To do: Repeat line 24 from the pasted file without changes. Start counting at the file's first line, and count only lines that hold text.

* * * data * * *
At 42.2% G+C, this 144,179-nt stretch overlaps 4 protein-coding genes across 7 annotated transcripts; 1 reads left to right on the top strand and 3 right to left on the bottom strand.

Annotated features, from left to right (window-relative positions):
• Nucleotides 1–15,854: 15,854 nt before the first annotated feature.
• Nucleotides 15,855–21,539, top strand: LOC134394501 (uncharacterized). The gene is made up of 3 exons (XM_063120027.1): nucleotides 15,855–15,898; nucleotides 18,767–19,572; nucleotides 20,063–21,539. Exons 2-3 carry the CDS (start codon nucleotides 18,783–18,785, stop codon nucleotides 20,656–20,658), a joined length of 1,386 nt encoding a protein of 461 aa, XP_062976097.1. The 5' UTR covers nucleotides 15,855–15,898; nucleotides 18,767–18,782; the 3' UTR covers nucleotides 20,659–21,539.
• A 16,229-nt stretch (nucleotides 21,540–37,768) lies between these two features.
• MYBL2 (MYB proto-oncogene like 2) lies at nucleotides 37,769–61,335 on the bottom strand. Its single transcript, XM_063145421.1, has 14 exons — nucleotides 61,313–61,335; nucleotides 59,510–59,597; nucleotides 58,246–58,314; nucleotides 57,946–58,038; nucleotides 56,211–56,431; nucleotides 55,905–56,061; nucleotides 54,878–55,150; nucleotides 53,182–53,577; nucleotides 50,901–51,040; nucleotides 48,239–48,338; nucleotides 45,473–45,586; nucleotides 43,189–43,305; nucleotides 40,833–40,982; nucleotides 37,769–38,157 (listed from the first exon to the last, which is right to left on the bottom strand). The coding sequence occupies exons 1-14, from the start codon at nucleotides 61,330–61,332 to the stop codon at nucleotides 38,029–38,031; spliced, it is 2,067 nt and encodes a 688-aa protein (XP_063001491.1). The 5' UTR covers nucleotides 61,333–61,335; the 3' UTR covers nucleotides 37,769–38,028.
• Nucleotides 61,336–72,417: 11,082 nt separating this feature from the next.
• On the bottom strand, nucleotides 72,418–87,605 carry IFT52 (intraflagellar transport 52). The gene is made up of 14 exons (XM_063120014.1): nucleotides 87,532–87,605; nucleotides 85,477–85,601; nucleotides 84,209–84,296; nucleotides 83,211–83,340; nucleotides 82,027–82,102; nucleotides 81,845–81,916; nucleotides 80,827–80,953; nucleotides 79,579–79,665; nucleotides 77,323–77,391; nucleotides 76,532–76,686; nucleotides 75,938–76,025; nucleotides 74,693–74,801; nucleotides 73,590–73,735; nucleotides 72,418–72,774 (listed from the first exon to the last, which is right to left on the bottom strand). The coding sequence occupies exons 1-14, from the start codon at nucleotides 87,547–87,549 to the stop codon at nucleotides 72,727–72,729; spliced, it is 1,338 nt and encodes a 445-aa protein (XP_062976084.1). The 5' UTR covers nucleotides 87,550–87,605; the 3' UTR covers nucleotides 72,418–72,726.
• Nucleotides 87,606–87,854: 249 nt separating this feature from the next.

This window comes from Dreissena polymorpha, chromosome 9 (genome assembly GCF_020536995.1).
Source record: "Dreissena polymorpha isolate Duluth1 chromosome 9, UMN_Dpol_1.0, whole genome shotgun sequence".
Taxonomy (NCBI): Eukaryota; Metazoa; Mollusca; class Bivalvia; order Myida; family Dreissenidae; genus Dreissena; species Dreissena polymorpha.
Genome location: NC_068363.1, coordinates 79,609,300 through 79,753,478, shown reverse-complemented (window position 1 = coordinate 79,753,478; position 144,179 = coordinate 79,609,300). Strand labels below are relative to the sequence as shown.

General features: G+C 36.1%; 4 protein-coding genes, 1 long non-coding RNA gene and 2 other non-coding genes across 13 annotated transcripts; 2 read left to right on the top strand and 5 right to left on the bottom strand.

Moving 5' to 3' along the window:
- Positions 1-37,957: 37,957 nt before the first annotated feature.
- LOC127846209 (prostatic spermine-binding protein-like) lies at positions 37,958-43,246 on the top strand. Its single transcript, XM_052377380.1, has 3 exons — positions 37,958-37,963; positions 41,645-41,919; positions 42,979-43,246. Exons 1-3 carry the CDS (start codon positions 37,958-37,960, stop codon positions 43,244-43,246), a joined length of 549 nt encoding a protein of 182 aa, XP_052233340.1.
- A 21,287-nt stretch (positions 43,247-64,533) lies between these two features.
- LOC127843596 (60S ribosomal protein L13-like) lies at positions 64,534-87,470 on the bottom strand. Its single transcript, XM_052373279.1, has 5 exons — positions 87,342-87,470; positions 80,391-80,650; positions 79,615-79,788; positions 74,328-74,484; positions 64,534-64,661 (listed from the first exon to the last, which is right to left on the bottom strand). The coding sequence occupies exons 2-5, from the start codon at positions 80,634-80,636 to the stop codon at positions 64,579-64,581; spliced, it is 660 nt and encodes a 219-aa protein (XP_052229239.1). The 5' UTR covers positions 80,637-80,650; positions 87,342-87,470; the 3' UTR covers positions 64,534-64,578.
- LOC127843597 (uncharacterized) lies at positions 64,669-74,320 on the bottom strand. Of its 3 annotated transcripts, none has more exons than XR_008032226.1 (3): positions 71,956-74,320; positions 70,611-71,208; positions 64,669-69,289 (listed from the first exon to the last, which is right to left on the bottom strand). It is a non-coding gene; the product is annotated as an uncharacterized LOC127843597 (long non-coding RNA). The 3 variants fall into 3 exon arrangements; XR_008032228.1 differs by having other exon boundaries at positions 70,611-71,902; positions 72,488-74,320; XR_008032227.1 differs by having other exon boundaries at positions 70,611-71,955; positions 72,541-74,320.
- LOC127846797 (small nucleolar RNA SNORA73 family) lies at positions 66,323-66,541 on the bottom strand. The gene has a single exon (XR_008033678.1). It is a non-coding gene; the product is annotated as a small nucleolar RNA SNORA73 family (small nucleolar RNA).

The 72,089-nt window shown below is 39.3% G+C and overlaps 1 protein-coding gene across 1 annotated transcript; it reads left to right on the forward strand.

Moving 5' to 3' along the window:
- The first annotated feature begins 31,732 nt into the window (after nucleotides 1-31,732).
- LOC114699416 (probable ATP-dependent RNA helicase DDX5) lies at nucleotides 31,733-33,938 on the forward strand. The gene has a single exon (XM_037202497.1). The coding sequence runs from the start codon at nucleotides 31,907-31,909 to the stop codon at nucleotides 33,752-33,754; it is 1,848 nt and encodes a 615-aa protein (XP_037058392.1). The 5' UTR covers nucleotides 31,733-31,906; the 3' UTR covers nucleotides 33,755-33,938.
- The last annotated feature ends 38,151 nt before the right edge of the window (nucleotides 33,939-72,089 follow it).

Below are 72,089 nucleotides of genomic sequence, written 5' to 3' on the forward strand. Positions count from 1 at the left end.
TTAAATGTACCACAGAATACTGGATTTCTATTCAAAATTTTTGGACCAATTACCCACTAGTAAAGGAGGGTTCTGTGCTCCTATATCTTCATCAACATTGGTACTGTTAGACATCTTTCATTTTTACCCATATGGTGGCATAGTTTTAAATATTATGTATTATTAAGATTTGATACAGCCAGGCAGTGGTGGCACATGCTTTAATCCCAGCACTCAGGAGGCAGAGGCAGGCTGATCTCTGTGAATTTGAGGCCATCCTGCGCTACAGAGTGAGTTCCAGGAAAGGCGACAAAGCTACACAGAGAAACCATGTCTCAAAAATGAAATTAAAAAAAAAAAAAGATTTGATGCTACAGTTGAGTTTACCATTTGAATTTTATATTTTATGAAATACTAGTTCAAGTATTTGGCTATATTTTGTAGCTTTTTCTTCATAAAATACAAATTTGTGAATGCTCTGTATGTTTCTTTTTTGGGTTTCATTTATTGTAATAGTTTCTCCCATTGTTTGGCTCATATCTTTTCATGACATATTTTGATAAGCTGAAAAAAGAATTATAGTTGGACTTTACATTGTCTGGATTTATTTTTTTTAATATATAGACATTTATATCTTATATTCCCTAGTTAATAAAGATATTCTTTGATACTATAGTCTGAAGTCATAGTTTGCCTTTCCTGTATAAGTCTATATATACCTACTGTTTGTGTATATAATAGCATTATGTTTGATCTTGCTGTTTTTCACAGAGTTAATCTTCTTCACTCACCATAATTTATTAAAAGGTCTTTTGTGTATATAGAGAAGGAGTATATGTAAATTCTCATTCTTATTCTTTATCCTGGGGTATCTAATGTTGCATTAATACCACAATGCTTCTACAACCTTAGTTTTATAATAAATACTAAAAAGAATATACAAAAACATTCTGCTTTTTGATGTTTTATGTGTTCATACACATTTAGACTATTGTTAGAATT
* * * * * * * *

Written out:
- The first annotated feature begins 31,732 nt into the window (after nucleotides 1-31,732).